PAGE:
Patient diverts neither safe nor effective – Confirms new EMJ research

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DIVERTING patients, who are ‘not seriously ill’, away from emergency departments is neither safe nor effective, new research published in the Emergency Medicine Journal (EMJ) yesterday has confirmed. The A&E divert system had to be ‘temporarily suspended’ earlier in the year after a patient died.

The ‘front-door streaming’ programme is currently ‘under review’. The scheme involves a GP posted at the front door of every A&E. When a patient enters the A&E, a GP assesses them and decides whether they should be seen in A&E or diverted back out of the door and told to see their local GP.

During the pilot in Bristol, David Birtwistle, 44, a father-of-one, died from a pulmonary embolism after being turned away, just six days after its launch. Instead of being seen by A&E doctors, he was seen by the GP service which failed to order basic tests which could have saved his life.

The new report in the EMJ concluded that ‘given the considerable costs of providing alternative sources of care, there is remarkably little good quality evidence to back this approach’. It added: ‘At this time there is insufficient evidence to recommend the implementation of diversion protocols as effective and safe strategies to address emergency department overcrowding.’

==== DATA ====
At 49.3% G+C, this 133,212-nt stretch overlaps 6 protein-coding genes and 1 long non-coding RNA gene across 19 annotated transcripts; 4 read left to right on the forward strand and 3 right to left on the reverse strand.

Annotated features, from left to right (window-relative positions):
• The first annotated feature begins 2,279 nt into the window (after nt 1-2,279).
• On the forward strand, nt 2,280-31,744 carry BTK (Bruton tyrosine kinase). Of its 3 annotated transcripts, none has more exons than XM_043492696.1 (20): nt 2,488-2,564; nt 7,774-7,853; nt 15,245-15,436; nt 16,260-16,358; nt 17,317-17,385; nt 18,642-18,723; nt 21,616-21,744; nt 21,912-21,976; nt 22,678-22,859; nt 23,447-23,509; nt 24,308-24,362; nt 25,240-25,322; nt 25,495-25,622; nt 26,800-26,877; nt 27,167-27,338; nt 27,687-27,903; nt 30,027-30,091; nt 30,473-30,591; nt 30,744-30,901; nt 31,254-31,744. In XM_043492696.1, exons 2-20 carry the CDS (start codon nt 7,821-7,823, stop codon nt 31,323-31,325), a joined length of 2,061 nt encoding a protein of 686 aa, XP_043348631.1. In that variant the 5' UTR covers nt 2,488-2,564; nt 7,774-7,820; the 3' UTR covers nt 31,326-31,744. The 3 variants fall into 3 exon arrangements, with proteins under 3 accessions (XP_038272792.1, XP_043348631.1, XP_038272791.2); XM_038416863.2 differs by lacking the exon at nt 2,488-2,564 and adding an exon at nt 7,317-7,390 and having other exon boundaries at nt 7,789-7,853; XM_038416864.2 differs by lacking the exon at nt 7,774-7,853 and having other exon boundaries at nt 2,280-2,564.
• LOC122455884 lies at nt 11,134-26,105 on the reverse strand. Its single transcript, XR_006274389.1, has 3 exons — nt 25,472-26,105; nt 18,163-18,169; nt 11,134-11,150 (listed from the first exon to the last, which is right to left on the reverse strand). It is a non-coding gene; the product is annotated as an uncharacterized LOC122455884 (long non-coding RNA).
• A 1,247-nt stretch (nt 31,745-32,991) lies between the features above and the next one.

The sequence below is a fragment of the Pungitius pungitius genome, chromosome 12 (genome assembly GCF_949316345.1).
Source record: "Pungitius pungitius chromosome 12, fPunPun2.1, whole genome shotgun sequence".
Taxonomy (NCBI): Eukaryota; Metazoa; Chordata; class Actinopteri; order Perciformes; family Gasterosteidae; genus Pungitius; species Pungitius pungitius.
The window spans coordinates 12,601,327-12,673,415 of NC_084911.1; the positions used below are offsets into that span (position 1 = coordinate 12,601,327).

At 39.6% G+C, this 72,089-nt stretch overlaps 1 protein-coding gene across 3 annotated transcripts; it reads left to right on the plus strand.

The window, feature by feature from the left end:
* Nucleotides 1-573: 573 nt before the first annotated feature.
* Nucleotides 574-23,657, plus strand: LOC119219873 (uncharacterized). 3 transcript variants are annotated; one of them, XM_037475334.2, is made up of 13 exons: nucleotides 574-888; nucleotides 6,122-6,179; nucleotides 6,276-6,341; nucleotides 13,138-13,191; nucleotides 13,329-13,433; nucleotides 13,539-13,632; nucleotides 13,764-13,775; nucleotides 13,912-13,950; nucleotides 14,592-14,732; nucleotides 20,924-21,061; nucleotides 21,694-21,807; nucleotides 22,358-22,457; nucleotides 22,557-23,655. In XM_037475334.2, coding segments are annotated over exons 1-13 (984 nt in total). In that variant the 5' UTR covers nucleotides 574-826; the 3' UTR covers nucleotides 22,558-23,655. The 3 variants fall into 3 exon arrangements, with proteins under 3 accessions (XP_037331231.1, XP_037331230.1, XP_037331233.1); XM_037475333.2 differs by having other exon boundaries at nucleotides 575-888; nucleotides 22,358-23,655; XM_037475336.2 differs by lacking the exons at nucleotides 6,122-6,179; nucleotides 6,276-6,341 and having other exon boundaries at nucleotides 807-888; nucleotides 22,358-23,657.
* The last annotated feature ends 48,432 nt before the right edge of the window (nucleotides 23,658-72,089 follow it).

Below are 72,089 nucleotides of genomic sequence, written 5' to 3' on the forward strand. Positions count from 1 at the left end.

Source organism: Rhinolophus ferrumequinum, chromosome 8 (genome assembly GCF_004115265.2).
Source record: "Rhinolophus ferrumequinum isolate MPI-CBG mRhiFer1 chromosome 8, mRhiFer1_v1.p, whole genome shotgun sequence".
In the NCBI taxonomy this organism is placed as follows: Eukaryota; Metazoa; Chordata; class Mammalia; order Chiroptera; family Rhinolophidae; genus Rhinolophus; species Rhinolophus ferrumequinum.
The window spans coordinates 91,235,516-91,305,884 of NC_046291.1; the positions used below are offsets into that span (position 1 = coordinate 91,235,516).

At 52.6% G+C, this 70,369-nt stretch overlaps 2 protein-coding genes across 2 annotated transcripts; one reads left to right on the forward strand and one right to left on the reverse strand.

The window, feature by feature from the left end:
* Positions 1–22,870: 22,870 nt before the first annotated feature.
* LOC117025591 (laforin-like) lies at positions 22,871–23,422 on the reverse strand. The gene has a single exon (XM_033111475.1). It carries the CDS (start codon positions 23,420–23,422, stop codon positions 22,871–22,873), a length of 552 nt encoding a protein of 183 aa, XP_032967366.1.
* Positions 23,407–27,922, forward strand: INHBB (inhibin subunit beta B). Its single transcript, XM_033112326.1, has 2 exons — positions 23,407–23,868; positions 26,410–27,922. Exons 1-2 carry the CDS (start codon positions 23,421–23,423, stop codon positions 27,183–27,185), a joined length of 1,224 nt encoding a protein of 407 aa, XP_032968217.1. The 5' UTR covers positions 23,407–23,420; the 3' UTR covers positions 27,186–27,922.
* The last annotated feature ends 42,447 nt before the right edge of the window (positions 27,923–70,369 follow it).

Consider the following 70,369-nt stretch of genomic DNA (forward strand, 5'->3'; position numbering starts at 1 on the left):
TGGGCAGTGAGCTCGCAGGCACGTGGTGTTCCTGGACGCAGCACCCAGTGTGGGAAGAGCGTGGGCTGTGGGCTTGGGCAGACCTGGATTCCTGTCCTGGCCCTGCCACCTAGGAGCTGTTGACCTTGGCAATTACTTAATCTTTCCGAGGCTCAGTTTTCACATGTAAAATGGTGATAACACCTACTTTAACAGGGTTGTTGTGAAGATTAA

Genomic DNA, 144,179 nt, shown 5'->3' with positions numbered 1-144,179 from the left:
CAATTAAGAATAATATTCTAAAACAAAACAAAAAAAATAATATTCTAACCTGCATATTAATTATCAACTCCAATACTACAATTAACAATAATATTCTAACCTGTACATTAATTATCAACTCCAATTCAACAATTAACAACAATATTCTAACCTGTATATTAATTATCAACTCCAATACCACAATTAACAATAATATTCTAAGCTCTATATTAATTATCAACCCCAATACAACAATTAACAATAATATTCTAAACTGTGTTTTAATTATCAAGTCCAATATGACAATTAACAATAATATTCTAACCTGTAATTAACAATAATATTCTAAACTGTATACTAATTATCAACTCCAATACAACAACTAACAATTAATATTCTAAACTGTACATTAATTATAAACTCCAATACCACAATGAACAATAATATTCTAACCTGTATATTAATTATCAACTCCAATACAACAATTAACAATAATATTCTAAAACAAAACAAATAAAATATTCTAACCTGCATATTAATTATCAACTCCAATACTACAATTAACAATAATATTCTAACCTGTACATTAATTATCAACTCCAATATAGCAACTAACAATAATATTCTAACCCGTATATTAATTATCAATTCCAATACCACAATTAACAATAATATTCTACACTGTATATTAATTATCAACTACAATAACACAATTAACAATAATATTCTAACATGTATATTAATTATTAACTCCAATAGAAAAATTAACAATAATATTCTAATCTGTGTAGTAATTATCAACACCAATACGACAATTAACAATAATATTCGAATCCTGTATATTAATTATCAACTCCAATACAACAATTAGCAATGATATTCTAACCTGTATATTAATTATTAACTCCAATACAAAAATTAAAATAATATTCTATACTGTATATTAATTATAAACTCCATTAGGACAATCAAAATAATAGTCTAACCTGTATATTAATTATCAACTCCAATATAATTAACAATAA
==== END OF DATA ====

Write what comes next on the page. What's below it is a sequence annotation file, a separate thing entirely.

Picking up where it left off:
Lead author, Dr Brian Rowe, University of Alberta, isn’t convinced ‘the juice is worth the squeeze’. He said: ‘I am not sure the efforts involved in doing diversion are really worth all the costs, time, and surveillance.’

BMA member Anna Athow, commented: ‘Employing GPs at the front door of hospitals’ A&E departments is dangerous. Patients have already died and it is unsafe. It should be stopped immediately, together with all the other “streaming” tricks used recently to keep patients out of hospital, such as triage by clerks and nurses and diversion into urgent care centres at the front door.’

• Shrewsbury and Telford Hospital Trust (SaTH), which is already in special measures, has now been rated inadequate by the Care Quality Commission (CQC). Emergency and maternity services at its two hospitals were ‘deemed unsafe’.

The 112-page report, published yesterday, lists a catalogue of issues at the Royal Shrewsbury Hospital and Princess Royal Hospital in Telford, Shropshire.